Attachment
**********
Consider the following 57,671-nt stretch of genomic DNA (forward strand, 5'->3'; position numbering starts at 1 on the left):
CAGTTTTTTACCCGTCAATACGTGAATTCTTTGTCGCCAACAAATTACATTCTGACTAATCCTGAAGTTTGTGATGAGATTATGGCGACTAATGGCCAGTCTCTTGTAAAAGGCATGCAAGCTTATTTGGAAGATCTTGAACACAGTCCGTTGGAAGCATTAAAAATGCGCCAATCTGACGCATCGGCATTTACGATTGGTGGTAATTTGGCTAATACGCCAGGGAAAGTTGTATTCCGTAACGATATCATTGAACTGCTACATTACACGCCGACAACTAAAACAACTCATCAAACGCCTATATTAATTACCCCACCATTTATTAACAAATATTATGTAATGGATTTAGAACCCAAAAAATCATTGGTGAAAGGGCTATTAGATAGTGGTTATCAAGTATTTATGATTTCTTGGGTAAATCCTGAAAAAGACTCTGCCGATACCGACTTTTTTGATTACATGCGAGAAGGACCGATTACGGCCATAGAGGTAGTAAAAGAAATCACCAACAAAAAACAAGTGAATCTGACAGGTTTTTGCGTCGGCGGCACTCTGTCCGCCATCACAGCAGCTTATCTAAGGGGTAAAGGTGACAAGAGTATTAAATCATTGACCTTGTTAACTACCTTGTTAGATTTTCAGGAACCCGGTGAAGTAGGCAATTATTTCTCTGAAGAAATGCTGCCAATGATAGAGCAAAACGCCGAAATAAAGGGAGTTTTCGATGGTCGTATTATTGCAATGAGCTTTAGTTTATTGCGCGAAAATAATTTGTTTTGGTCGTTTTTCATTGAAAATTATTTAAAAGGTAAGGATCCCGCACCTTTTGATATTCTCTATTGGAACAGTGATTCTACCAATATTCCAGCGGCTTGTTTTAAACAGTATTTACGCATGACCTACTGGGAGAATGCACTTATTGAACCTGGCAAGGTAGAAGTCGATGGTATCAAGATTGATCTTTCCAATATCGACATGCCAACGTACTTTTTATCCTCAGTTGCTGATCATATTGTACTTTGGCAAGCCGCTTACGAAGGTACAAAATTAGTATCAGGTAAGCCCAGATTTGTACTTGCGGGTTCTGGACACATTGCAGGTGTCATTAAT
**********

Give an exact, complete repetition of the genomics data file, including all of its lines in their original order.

Consider the following 57,671-nt stretch of genomic DNA (forward strand, 5'->3'; position numbering starts at 1 on the left):
CAGTTTTTTACCCGTCAATACGTGAATTCTTTGTCGCCAACAAATTACATTCTGACTAATCCTGAAGTTTGTGATGAGATTATGGCGACTAATGGCCAGTCTCTTGTAAAAGGCATGCAAGCTTATTTGGAAGATCTTGAACACAGTCCGTTGGAAGCATTAAAAATGCGCCAATCTGACGCATCGGCATTTACGATTGGTGGTAATTTGGCTAATACGCCAGGGAAAGTTGTATTCCGTAACGATATCATTGAACTGCTACATTACACGCCGACAACTAAAACAACTCATCAAACGCCTATATTAATTACCCCACCATTTATTAACAAATATTATGTAATGGATTTAGAACCCAAAAAATCATTGGTGAAAGGGCTATTAGATAGTGGTTATCAAGTATTTATGATTTCTTGGGTAAATCCTGAAAAAGACTCTGCCGATACCGACTTTTTTGATTACATGCGAGAAGGACCGATTACGGCCATAGAGGTAGTAAAAGAAATCACCAACAAAAAACAAGTGAATCTGACAGGTTTTTGCGTCGGCGGCACTCTGTCCGCCATCACAGCAGCTTATCTAAGGGGTAAAGGTGACAAGAGTATTAAATCATTGACCTTGTTAACTACCTTGTTAGATTTTCAGGAACCCGGTGAAGTAGGCAATTATTTCTCTGAAGAAATGCTGCCAATGATAGAGCAAAACGCCGAAATAAAGGGAGTTTTCGATGGTCGTATTATTGCAATGAGCTTTAGTTTATTGCGCGAAAATAATTTGTTTTGGTCGTTTTTCATTGAAAATTATTTAAAAGGTAAGGATCCCGCACCTTTTGATATTCTCTATTGGAACAGTGATTCTACCAATATTCCAGCGGCTTGTTTTAAACAGTATTTACGCATGACCTACTGGGAGAATGCACTTATTGAACCTGGCAAGGTAGAAGTCGATGGTATCAAGATTGATCTTTCCAATATCGACATGCCAACGTACTTTTTATCCTCAGTTGCTGATCATATTGTACTTTGGCAAGCCGCTTACGAAGGTACAAAATTAGTATCAGGTAAGCCCAGATTTGTACTTGCGGGTTCTGGACACATTGCAGGTGTCATTAAT